Saint Cheese

On my way home I noticed there were all kinds of leaves and small tree branches strewn all over the road. I also noticed that the wind had slowed down, so I imagined that its speed had probably peaked while I was at the store and it was now winding down. As usual, it must have taken me some 10 minutes to get back to Summerland.

My place was on the southern side of town, so that whenever I came home from Santa Barbara I always had to drive on Lillie Ave. across town to get there. Once at the southern tip of town I had to make three consecutive left turns to get home: The first one on a road leading toward the hills (Greenwell Ave.), then an immediate second turn into the driveway that led to my place and the small wooden duplex near by, and then an immediate third turn to get into my parking space. Usually, by the time I was about to turn into my place I was already going very slowly. This time it was no different.

But when I was about to get into my parking space I had to quickly step on the brakes to avoid running over something that was blocking the way. At first I could not figure out what it was. So I shifted gear into Park, pulled up the handbrake and got out of the car.

As soon as I stepped outside I saw what had happened. The wind had knocked down the fence that was standing by the driver side of the parking space and had thrown it precisely on the spot where my car should have been. I cautiously tried to lift it up, but it was a bit too heavy for me alone. In any case, even if I had managed to lift it up I would not have been able to nail it back together all by myself.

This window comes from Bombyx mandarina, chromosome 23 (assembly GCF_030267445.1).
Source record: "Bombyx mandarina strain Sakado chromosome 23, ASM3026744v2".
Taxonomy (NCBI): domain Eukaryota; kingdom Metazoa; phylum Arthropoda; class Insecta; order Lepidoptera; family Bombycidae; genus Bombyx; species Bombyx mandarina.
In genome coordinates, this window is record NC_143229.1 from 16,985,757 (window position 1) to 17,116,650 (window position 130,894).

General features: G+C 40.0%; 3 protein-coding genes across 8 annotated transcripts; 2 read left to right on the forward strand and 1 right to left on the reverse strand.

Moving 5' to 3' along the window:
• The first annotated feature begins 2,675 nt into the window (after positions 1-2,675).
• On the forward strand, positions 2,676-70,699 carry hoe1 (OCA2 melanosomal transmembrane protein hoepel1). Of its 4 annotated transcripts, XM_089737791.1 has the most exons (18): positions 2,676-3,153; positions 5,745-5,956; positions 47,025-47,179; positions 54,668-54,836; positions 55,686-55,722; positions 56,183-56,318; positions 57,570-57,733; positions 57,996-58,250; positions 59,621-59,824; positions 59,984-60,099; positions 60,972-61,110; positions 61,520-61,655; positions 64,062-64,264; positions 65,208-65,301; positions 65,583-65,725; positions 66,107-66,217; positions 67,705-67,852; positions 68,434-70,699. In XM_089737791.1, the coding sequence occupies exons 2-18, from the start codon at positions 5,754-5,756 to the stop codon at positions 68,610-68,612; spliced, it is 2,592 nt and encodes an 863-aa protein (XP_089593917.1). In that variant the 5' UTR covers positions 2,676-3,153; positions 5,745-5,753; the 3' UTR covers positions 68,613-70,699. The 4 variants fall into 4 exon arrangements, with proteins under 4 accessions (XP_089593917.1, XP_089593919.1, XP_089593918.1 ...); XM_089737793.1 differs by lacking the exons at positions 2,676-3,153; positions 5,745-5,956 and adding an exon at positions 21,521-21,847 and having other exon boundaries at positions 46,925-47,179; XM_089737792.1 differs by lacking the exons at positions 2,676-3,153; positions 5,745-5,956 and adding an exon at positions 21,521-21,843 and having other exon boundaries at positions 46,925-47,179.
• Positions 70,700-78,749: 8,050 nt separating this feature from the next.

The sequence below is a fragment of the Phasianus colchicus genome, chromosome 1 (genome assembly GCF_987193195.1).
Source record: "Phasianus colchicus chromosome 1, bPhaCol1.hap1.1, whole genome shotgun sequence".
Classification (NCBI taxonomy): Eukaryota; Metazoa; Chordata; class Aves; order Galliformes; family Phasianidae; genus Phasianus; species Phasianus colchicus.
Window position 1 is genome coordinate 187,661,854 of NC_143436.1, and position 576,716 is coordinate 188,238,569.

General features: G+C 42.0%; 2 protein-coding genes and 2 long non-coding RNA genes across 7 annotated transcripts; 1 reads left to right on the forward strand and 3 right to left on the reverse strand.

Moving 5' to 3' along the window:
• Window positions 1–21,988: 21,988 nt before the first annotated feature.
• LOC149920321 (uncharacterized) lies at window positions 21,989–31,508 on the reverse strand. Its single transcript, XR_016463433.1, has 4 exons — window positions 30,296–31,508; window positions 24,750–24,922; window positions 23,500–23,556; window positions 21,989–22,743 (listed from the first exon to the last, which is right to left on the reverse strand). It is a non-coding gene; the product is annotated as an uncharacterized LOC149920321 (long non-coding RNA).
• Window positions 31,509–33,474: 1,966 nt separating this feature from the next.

I looked around to see if there were any other damaged things on the premises, but everything else seemed to be OK.  So I got back into the car, parked it on Greenwell Ave., grabbed the groceries, locked the car and, after taking another look at the fallen fence, went inside my place.

It felt good to be back home, but the fallen fence situation had somehow robbed me of the elation I was feeling earlier on. I placed the grocery bag on the pantry and, looking at the TV, I noticed that the CNN anchorwoman was now a different one. Looking outside my window I also noticed that the wind was no longer shaking the trees as much as before, nor was it bending the fence in any noticeable way.

I took my hat, my scarf and my jacket off, then took the goods out of the shopping bag and put them in their place. I unwrapped one of the Brie cheeses and put it in the toaster-oven; uncorked one of the bottles of wine I had just bought and served myself a glass of wine. Then I just waited for the fruit-stuffed Brie en Croute to warm up.

All the while I kept thinking about the fallen fence and the fact that if I hadn't gone out to get the cheese my car would have been seriously damaged. The fence would have definitely bent the driver-side fender and it would have dented or at least scratched the roof, maybe even part of the door frames too.

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